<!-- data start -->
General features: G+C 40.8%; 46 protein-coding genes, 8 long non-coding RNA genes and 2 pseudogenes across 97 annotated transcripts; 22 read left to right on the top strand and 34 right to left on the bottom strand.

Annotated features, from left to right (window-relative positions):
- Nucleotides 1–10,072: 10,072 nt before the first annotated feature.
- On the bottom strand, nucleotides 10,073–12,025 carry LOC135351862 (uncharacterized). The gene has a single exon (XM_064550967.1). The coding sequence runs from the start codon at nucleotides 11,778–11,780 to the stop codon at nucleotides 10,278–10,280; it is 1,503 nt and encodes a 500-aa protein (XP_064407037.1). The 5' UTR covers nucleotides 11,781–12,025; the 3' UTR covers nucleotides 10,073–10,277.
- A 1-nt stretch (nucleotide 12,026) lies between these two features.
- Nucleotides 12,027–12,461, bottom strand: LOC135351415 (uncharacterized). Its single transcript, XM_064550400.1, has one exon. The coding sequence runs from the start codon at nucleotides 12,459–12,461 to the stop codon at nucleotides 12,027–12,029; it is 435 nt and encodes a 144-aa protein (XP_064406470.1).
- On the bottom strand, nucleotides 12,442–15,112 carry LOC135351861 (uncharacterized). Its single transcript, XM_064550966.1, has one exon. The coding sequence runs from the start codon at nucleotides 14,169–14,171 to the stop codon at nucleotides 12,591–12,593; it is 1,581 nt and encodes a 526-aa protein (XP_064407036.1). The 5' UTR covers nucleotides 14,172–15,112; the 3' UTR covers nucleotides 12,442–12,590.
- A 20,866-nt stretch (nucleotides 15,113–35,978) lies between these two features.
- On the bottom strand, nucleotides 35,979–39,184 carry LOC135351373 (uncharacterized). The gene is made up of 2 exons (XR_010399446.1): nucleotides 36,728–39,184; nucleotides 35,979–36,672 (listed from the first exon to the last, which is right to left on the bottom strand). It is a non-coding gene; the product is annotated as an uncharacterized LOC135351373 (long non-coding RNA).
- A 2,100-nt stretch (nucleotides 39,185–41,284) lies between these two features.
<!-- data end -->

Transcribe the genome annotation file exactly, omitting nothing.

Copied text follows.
General features: G+C 40.8%; 46 protein-coding genes, 8 long non-coding RNA genes and 2 pseudogenes across 97 annotated transcripts; 22 read left to right on the top strand and 34 right to left on the bottom strand.

Annotated features, from left to right (window-relative positions):
- Nucleotides 1–10,072: 10,072 nt before the first annotated feature.
- On the bottom strand, nucleotides 10,073–12,025 carry LOC135351862 (uncharacterized). The gene has a single exon (XM_064550967.1). The coding sequence runs from the start codon at nucleotides 11,778–11,780 to the stop codon at nucleotides 10,278–10,280; it is 1,503 nt and encodes a 500-aa protein (XP_064407037.1). The 5' UTR covers nucleotides 11,781–12,025; the 3' UTR covers nucleotides 10,073–10,277.
- A 1-nt stretch (nucleotide 12,026) lies between these two features.
- Nucleotides 12,027–12,461, bottom strand: LOC135351415 (uncharacterized). Its single transcript, XM_064550400.1, has one exon. The coding sequence runs from the start codon at nucleotides 12,459–12,461 to the stop codon at nucleotides 12,027–12,029; it is 435 nt and encodes a 144-aa protein (XP_064406470.1).
- On the bottom strand, nucleotides 12,442–15,112 carry LOC135351861 (uncharacterized). Its single transcript, XM_064550966.1, has one exon. The coding sequence runs from the start codon at nucleotides 14,169–14,171 to the stop codon at nucleotides 12,591–12,593; it is 1,581 nt and encodes a 526-aa protein (XP_064407036.1). The 5' UTR covers nucleotides 14,172–15,112; the 3' UTR covers nucleotides 12,442–12,590.
- A 20,866-nt stretch (nucleotides 15,113–35,978) lies between these two features.
- On the bottom strand, nucleotides 35,979–39,184 carry LOC135351373 (uncharacterized). The gene is made up of 2 exons (XR_010399446.1): nucleotides 36,728–39,184; nucleotides 35,979–36,672 (listed from the first exon to the last, which is right to left on the bottom strand). It is a non-coding gene; the product is annotated as an uncharacterized LOC135351373 (long non-coding RNA).
- A 2,100-nt stretch (nucleotides 39,185–41,284) lies between these two features.